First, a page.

Saturday, December 20, 2008

The Ghost Town Of Warm Springs, Nevada

Warm Springs is really in the middle of nowhere. It's located on Nevada highway 6 about 40 miles east of Tonopah, NV, at the intersection of Highway 6 and State Route 375 (the so-called "Extraterrestrial Highway" that leads to Area 51). The isolation here is about as complete as it gets. You are over 20 miles from the nearest gas station, there is no cell phone service available (or at least there wasn't when I last visited in 2002), and you can get just a couple of weak radio stations on the AM and FM bands. When I drove the 40 miles from Tonopah on a weekday afternoon, I didn't see another car the entire way to Warm Springs. In other words, this is the wrong place to have a flat tire or mechanical breakdown!

Warm Springs was first settled around 1866 as a stopover for stagecoaches traveling from Utah to central California. There are some natural hot springs which, when cooled, provided drinking water for horses and travellers and also allowed growing of some modest forage for animals. By the 1890s, railroads had replaced horses and stagecoaches for travel on the route and the original settlement was abandoned. Below are photos of the surviving ruins from that era. As you can see, many of the structures, as well as the horse corrals, were made from stone because of the shortage of wood in the high desert:

In the early 1900s, bathing in natural hot springs became a popular health fad and Warm Springs experienced a little revival. A swimming pool was built along with bathhouses, a small cafe, and a couple of homes for the workers. As I understand things, Warm Springs was never a "destination resort" but instead catered to travelers on Highway 6 who wanted to relax for a couple of hours in the warm waters before continuing on to Tonopah, Carson City, or the Sierra Nevadas in California. The surviving two buildings at Warm Springs seem to be of fairly recent vintage-----say from the late 1950s or early 1960s----and appear to have been abandoned perhaps in the 1990s or so. The cafe is boarded up and sealed, while the house has been stripped of all fixtures, including electrical wiring and plumbing fixtures. I suppose both are now the property of Nye County because of unpaid taxes:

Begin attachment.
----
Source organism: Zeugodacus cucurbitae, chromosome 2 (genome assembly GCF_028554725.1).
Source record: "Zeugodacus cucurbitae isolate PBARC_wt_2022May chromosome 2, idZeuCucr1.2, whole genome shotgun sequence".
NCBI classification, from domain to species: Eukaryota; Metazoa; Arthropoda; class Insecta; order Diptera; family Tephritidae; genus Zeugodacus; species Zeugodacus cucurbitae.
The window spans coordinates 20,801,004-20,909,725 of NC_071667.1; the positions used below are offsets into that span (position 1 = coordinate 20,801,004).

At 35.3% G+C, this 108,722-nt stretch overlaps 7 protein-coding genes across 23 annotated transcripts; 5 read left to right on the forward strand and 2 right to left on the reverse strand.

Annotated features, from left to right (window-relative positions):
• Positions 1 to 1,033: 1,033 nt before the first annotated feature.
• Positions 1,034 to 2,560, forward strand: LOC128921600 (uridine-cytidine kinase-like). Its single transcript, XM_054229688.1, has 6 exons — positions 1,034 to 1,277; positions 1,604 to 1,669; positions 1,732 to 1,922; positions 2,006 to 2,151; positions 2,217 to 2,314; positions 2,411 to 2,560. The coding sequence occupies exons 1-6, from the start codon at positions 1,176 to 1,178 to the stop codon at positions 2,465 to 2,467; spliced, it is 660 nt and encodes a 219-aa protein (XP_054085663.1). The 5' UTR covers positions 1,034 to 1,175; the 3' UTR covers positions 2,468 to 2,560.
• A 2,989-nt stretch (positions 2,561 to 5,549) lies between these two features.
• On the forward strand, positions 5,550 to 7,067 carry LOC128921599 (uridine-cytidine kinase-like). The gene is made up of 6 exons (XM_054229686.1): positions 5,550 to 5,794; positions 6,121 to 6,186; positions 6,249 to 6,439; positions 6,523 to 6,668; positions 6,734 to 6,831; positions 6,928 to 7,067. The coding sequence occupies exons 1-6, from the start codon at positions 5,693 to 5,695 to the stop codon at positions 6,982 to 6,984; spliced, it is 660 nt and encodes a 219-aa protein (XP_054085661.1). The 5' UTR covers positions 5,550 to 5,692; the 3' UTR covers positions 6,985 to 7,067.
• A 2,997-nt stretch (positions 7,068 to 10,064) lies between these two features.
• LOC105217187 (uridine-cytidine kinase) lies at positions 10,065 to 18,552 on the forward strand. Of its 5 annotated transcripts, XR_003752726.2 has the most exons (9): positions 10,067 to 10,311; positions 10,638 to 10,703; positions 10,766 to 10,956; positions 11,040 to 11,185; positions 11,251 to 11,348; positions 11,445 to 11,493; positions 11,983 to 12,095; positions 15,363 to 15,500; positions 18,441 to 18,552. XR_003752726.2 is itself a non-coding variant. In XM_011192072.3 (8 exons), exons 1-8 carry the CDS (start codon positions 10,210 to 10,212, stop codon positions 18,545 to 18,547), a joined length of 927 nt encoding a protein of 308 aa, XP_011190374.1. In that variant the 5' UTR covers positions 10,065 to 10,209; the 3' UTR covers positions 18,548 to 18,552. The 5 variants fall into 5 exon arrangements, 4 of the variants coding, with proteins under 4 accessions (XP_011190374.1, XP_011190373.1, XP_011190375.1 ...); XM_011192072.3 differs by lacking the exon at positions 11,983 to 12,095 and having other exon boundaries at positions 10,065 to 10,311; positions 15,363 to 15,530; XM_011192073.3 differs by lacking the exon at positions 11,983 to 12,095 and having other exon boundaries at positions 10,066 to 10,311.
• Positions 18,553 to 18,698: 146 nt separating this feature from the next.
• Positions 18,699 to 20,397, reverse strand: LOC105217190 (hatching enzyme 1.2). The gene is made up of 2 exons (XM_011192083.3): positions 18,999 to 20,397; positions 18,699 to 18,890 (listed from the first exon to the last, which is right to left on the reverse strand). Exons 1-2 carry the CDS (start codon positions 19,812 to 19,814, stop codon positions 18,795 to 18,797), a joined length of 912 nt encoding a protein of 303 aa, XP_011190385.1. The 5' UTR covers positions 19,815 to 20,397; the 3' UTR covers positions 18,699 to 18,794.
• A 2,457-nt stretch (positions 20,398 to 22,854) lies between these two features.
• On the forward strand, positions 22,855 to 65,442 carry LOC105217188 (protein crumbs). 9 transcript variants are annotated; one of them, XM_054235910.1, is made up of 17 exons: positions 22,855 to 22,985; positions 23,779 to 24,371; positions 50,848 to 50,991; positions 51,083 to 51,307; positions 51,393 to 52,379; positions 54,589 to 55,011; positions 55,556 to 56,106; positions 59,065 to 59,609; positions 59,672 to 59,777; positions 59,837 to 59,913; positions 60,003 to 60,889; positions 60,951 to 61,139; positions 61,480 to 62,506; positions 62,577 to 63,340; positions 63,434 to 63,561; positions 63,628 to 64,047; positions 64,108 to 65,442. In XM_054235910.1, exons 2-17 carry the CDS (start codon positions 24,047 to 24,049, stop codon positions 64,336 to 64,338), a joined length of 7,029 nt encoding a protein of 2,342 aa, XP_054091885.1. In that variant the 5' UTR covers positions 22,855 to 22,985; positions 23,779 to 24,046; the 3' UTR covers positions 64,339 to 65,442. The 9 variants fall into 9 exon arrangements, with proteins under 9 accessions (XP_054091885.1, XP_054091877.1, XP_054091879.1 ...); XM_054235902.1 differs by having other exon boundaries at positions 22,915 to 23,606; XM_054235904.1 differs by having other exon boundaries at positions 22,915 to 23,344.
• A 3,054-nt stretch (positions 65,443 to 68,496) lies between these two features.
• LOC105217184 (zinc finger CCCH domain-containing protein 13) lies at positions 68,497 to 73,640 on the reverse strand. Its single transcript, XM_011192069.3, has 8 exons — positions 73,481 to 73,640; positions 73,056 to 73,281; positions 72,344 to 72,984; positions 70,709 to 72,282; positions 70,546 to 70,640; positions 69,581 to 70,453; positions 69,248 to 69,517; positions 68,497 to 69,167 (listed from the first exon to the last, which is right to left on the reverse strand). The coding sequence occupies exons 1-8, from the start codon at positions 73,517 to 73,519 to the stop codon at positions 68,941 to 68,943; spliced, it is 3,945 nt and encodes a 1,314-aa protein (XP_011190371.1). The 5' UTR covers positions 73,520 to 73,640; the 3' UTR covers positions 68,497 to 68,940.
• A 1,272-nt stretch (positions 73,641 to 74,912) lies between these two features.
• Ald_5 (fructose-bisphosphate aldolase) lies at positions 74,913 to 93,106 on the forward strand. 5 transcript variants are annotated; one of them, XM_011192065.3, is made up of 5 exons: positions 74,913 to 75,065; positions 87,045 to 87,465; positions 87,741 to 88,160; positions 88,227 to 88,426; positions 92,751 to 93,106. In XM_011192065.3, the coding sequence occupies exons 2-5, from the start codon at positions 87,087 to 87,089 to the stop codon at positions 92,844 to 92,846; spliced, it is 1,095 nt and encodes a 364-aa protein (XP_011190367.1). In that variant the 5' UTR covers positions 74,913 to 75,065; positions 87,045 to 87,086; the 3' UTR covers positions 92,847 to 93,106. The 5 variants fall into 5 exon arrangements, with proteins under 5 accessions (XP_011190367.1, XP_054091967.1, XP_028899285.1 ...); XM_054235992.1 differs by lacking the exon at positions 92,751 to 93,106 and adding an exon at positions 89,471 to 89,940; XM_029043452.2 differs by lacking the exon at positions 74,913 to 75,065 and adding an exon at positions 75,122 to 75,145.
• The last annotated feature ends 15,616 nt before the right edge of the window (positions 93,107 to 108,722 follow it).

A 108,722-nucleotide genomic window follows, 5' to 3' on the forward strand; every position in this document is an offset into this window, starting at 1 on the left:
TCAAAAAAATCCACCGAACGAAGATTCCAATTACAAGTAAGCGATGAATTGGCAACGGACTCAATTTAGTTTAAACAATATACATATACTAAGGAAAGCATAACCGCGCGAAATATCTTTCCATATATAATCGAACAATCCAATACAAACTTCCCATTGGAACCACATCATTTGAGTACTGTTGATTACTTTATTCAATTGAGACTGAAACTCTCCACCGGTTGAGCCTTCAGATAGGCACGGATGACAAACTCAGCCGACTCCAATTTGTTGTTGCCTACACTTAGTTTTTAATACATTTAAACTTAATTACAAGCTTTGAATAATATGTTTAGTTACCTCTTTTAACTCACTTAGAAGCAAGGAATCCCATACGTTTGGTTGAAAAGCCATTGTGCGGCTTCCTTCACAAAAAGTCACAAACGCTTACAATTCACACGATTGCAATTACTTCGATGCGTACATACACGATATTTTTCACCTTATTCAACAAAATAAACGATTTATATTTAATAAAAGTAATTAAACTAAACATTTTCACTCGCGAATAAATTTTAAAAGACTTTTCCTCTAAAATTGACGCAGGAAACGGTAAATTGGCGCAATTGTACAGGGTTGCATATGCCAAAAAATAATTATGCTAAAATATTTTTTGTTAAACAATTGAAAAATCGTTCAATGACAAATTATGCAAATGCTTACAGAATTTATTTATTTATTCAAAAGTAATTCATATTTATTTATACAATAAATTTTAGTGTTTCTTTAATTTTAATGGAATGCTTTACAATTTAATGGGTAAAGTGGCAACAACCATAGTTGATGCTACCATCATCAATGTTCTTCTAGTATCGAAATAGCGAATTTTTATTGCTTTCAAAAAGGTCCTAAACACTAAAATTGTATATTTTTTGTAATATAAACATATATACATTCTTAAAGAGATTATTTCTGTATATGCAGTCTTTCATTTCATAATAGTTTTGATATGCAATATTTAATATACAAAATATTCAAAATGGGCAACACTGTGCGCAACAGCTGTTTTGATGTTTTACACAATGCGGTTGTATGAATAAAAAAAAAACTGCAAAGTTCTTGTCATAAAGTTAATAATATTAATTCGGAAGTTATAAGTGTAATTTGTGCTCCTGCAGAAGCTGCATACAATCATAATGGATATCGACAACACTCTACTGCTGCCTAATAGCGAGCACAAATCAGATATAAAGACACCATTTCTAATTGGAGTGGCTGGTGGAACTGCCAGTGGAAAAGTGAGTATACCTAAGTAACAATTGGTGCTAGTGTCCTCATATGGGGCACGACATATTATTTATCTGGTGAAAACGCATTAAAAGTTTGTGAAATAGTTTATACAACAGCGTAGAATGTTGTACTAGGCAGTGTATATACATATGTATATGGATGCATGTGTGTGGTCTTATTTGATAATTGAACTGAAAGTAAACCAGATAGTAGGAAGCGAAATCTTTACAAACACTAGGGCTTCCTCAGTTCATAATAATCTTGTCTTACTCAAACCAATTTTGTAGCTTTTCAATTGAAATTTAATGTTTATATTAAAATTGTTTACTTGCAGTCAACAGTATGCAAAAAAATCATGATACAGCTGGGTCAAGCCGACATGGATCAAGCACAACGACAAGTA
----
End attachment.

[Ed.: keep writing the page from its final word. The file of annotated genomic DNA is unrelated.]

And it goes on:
The swimming pool at Warm Springs is behind a locked fence, although it would be a simple matter to cut the padlock and enter; I wouldn't be surprised if that's not a regular event way out here. Because the water flows into the pool from a hot spring and then flows out through a drain, the water seems fresh and has no signs of algae or other contaminants. One can bathe in the warm water without breaking into the pool by using the water flowing out of the pool drain.

Warm Springs is near two sites that are also worth visiting while you're in the area. Ten miles further east on Highway 6 is the so-called "Base Camp Airfield," an emergency landing site for test flights out of Area 51 to the southwest. This is a 7300 foot runway with several trailers behind a fence with several "No Trespassing: U.S. Government Property" signs. While the facility looks deserted, it is staffed and security guards appear out of nowhere if you stop along the fence line. It is my understanding that Highway 6 may be closed during flight tests at Area 51 if an emergency landing might be necessary. Another 15 miles further east on Highway 6 (or 25 miles east of Warm Springs) is the turnoff for the Project Faultless test site. A dirt road at that point leads about 14 miles to the site of a one megaton underground hydrogen bomb test conducted on January 19, 1968. The area was supposed to be a replacement for the Nevada Test Site, but the underground geology was all wrong for nuclear testing; the Project Faultless explosion caused about 4000 square feet of land to sink a little over ten feet, producing an obvious depression which is still visible. Anyone can visit this site and see the concrete "caps" on the blast tunnels and numerous metal ground markers with cryptic lettering. I wrote about both of these sites in my book Top Secret Tourism.

Of course, you can always head south on state route 375 from Warm Springs and pay a visit to Area 51. I previously wrote about visiting Area 51 here.